I didn’t know quite what to expect when I popped this disc in the player. The mélange of strange items (which could pass for a mess on my bedroom floor) gracing the cover superimposed over an old analog synthesizer, beneath a green eye, topped by a brow-like feather, and capped with a pink box really grabbed my attention. Initially, I thought I’d be bombarded with straight-up, noisy experimentation a la Voice Crack or some of Nurse With Wound’s more cacophonic offerings. Instead, I discovered a wide array of styles, sounds, and all around funky weirdness from former Add N to (X) founder/member, Ann Shenton and her new comrades. This rowdy bunch includes a blind banjo player, a guitarist, a female harmonica virtuoso, former Add N to (X) drummer Rob Allum, and a veritable plethora of synthesizers and other electronic toys that have been assembled by Shenton for the purpose of producing this strangely seductive racket. To put it bluntly, this is just plain cool! Each of the fourteen tracks is its own unique entity. "The Creaky O.K." kicks things off on an uncomplicated, funky note. "Pink Jazz" defines itself with its quirky vocals about (you guessed it) Pink Jazz and its trippy, oscillator-infused meanderings are a perfect backdrop for the strangely robotic discourse. "Hunchback in the Dark" is a purely instrumental stint, as low horns frolic gently in a field of gently chirping, retro-synth sounds. "Crazy" bops absurdly along in utter merriment, the male and female vocalists trading silly lyrical lines over softly vocoded backing vocals and a wonderfully relaxing guitar theme, before a beat interrupts the flow. "Chronosynclasticinfundibulation" sounds vaguely like a trip to the video arcade circa late 70’s/early 80’. Xevious, Break-out, and a couple of others I can’t readily identify are in the mix, along with some well-placed theremin shrieks, and a spate of insistent drumbeats, some of them bona-fide wooden-stick-on-stretched-skin, and some synthetic. "Spring on Electris" begins with a song from a tiny calliope and degenerates into erratic burps and bubbles of sound backed by a light soup of snares and cymbals. "The Transgenic Banjo Player" busts some seriously freaky moves, with its sneaky bass line and jazz-induced feel underlying a lament about "my body falling into the black hole of chaos." The song proceeds to do just that, as the banjo joins in for a brief spaced-out country jam, ultimately withering away into quietude. "Lexical Synesthesia" keeps the banjo in the mix, along with the guitar and acoustic drums. The requisite synth oddities take backstage to this broth of natural instrument sounds and a few sketchy lines of vocals that give this track the feeling of a more traditional song structure. "Autumn on Electris" marks a return to this fantastic locale – if this is what is sounds like on Electris, I’m booking a ticket today! "Today, This Flea" is a modest little 40 second bit, perhaps a suitably short and tidy ode to one of this small critters? "Love in the Asylum" is a gorgeous groove, powered by an infectious harpsichord hook, replete with swooping synths and an occasional wail from the theremin. "Twenty Two Seconds" reminds me of that shuddering-vibe sound effect used so often in murder mystery movies. The mystery here is embodied in the nearly indecipherable words, spoken lightly throughout this short track until it fades away. "Emotional Life of Animals" evokes images of an alien landing on some farm. One can hear dogs barking, cattle lowing, sheep bleating, and plenty of otherworldly noises in the background. A live recording of "The Earth Has Shrunk in the Wash" closes out this totally odd but addictive musical escapade. My only complaint is the short playing time, as the disc clocks in at a mere 38:16. Hopefully next time, they’ll spray on some more sound!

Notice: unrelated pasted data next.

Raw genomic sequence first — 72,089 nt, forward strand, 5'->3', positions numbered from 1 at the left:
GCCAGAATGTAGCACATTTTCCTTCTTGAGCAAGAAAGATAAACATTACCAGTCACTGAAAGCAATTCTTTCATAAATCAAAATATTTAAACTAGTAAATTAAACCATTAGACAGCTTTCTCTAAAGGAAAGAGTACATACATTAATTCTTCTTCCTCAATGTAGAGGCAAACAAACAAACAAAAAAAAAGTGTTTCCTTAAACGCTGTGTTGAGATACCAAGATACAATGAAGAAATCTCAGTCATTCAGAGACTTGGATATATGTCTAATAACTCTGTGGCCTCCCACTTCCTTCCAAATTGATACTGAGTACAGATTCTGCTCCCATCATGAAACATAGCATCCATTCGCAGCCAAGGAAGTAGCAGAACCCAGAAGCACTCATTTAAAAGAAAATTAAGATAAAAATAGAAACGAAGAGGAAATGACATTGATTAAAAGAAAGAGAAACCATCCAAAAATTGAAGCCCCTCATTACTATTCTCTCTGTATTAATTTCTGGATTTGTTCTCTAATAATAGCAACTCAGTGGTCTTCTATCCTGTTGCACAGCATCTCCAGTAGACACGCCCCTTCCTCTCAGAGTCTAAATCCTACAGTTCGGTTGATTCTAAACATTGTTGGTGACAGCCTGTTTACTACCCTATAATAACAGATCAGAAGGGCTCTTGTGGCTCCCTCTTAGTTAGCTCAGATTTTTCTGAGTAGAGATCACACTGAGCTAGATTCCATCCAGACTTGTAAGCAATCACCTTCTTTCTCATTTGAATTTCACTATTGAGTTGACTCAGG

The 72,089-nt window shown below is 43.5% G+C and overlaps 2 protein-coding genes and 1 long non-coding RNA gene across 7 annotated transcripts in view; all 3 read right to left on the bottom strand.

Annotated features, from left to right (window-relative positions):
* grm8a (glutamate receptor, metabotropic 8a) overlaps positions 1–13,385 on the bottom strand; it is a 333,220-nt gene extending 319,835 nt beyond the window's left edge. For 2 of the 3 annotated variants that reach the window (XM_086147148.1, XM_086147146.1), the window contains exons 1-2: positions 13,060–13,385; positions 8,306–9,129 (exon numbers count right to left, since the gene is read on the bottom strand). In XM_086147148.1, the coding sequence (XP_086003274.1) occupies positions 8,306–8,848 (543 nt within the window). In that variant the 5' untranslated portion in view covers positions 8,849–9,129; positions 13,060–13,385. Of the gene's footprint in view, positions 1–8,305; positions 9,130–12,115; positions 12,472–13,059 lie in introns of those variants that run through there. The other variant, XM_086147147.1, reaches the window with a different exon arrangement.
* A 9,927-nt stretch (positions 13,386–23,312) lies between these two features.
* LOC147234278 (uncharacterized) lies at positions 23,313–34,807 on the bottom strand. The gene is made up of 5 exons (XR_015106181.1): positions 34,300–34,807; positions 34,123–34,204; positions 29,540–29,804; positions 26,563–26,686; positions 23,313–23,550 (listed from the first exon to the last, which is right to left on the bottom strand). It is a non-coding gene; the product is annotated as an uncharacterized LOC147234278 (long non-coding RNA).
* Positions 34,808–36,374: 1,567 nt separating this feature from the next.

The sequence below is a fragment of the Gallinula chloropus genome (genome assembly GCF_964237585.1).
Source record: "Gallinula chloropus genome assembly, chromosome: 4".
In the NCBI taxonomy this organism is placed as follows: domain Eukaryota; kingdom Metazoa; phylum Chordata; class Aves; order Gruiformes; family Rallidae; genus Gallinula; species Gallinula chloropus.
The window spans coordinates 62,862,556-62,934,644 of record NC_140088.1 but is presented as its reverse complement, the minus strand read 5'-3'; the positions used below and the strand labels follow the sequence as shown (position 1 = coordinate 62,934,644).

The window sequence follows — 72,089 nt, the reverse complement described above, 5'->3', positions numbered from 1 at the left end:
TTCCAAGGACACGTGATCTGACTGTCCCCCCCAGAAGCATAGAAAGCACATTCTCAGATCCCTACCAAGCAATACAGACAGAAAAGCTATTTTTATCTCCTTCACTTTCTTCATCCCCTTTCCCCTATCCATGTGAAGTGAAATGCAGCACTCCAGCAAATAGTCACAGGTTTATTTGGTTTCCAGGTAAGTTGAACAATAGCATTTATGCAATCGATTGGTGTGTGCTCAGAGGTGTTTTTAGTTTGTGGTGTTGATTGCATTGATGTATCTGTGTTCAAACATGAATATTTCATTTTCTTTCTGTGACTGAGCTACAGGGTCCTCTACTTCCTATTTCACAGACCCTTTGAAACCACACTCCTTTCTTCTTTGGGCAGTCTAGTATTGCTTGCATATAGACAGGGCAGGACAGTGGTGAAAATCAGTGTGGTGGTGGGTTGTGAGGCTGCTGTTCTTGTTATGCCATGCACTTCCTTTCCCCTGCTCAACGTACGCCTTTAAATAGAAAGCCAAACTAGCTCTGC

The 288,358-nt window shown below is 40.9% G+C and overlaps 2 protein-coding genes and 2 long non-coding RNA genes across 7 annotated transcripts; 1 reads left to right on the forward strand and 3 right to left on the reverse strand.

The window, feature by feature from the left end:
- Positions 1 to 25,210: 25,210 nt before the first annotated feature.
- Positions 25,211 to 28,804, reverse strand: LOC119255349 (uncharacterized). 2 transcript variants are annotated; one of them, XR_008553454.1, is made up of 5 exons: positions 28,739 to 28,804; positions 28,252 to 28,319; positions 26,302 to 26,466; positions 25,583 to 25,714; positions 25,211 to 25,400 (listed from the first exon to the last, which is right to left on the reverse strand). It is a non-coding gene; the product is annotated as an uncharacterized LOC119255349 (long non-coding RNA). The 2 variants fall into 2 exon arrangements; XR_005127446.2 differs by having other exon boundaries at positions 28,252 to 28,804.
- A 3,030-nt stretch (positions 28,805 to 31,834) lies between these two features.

MERZBOW: Sha Mo 3000